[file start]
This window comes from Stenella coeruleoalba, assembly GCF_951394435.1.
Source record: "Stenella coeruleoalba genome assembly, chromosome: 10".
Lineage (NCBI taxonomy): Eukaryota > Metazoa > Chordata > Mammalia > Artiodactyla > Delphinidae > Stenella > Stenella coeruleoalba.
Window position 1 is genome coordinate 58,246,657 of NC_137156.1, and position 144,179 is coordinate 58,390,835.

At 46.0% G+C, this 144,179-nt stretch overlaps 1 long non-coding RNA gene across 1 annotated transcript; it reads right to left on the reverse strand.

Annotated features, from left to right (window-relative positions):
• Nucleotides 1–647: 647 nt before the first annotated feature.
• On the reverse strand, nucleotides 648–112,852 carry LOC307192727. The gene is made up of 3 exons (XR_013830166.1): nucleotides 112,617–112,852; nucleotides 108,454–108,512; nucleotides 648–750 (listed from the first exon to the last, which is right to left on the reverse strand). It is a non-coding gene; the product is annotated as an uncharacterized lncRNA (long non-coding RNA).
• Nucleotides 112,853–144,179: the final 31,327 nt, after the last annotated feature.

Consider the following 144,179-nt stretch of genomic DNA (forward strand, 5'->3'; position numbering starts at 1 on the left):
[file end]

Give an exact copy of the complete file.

This window comes from Stenella coeruleoalba, assembly GCF_951394435.1.
Source record: "Stenella coeruleoalba genome assembly, chromosome: 10".
Lineage (NCBI taxonomy): Eukaryota > Metazoa > Chordata > Mammalia > Artiodactyla > Delphinidae > Stenella > Stenella coeruleoalba.
Window position 1 is genome coordinate 58,246,657 of NC_137156.1, and position 144,179 is coordinate 58,390,835.

At 46.0% G+C, this 144,179-nt stretch overlaps 1 long non-coding RNA gene across 1 annotated transcript; it reads right to left on the reverse strand.

Annotated features, from left to right (window-relative positions):
• Nucleotides 1–647: 647 nt before the first annotated feature.
• On the reverse strand, nucleotides 648–112,852 carry LOC307192727. The gene is made up of 3 exons (XR_013830166.1): nucleotides 112,617–112,852; nucleotides 108,454–108,512; nucleotides 648–750 (listed from the first exon to the last, which is right to left on the reverse strand). It is a non-coding gene; the product is annotated as an uncharacterized lncRNA (long non-coding RNA).
• Nucleotides 112,853–144,179: the final 31,327 nt, after the last annotated feature.

Consider the following 144,179-nt stretch of genomic DNA (forward strand, 5'->3'; position numbering starts at 1 on the left):